Shireen Ahmed
Shireen Ahmed

Shireen Ahmed

Sports Journalist

Shireen is a writer, public speaker and an award-winning Sports Activist focusing on Muslim women in sports, and the intersections of racism and misogyny in sport. She is an Inclusion and Diversity consultant. She is also an athlete, advocate, community organizer, and works with Youth of Colour on empowerment projects. Her work has been featured and discussed in the Burn it All Down podcast (which she co-founded) and a host of international publications. She is also an advisory board member at various organisations, including Football Against Racism Europe (FARE) and Hijabi Ballers.


What is your favourite sport? Soccer/football
What drives you? A will to succeed, recognition of my opportunities, thankfulness for skill, and a desire to defeat the naysayers
What was your defining moment to get to where you are now? One moment that was really important in my professional development was being asked to participate on a panel with Human Rights First with Greg Louganis, and Eli Wolff.  It was moderated by the sportsmedia legend Christine Brennan.  We spoke about sports being a vehicle for Human Rights.  It made me feel hugely recognized and was the first time I ever traveled for work.  Tremendously exciting.  That was in 2014.  Another important time was when I saw my first byline in a major publication.  I co-wrote a piece with Dave Zirin at The Nation.  I almost cried with joy when I saw it.  It was a dream come true.  Since then, I just worked hard and grew from there.  Alhumdullilah.  I have bylines at Guardian, TIME, Vice Sports, Sports Illustrated and co-host a podcast with 4 other women called Burn It All Down.  It’s being rewarding and such an important experience.  God is Great.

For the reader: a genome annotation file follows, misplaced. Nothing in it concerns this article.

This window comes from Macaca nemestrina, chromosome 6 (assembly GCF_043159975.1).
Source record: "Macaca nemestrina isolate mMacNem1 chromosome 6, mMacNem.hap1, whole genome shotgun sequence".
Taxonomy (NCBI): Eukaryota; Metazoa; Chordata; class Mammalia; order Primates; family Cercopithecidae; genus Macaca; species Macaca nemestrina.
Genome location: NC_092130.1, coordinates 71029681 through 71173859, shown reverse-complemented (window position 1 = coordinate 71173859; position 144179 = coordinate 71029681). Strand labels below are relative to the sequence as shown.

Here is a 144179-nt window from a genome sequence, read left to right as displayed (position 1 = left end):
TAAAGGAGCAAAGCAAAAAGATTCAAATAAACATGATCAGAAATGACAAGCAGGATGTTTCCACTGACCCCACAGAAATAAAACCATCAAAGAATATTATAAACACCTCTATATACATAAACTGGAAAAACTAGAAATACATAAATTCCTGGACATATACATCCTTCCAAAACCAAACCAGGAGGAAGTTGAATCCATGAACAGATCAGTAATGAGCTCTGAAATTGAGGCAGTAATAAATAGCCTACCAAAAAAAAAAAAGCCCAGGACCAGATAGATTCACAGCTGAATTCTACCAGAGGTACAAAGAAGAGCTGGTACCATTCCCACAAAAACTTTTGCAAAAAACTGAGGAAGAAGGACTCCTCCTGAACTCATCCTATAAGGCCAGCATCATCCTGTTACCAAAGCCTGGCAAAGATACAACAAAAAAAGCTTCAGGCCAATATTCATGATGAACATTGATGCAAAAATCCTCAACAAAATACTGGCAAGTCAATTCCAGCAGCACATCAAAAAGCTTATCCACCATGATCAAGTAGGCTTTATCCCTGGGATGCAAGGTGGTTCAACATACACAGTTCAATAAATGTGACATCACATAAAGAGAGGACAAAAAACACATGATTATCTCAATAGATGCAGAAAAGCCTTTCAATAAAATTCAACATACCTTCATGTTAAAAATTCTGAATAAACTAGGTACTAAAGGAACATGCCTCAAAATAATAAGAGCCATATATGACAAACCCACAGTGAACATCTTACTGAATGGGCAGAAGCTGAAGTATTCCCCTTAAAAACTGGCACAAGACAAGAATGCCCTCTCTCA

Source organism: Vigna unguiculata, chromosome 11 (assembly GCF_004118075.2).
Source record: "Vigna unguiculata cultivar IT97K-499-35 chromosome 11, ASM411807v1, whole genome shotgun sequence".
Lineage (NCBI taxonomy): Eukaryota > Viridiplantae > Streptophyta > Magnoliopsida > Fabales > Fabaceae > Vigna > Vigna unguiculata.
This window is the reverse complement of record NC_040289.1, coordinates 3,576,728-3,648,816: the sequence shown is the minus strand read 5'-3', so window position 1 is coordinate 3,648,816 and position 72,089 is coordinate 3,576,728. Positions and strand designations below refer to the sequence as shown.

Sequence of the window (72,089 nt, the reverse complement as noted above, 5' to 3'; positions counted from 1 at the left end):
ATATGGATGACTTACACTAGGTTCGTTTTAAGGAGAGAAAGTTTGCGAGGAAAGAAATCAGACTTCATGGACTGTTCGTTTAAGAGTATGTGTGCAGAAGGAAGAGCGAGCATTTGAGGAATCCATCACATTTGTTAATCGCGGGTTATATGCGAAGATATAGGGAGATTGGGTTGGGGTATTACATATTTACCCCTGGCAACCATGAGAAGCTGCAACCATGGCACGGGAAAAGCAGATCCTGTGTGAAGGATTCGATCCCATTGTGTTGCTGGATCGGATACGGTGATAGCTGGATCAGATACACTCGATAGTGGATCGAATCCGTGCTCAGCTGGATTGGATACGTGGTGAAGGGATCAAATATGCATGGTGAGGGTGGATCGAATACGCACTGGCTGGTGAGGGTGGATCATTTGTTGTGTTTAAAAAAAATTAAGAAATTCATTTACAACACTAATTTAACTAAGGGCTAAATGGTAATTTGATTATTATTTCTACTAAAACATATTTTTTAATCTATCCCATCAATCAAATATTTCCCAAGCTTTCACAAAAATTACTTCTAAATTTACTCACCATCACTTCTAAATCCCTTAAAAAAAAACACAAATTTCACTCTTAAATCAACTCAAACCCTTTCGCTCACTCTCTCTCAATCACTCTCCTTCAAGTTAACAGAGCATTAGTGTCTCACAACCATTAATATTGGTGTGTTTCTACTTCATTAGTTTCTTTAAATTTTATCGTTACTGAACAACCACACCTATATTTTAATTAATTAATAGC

What is your first sporting memory? Playing soccer on a hot, dry pitch wearing a yellow tee-shirt and with my thick black hair in two plaits.  I was the only brown girl there.  It was marvelous.  I fell in love with all of it.
Who is your inspirational woman in sport? I would have to say that I don’t look to just one woman, there are so many on my list.  But one of my favourites is definitely Nadia Nadim of Paris St. Germain and the Danish Football Team.  She’s a medical student, a refugee from Afghanistan and one of the most humble athletes I have ever spoken with.  Masha’Allah she is amazing.
Why is sport important? Sport is an incredible way to connect people, share life experiences, and work through difficulties using the purity and power of sport.  It is a beautiful and natural way to express and share.  Sport reminds us of our similarities despite being from different communities and places.  I have always known that there is a power in sport that is magical and so important.  One can be defined by not what they look like, but by what they are capable of doing, and their effort.  I think that is powerful and necessary.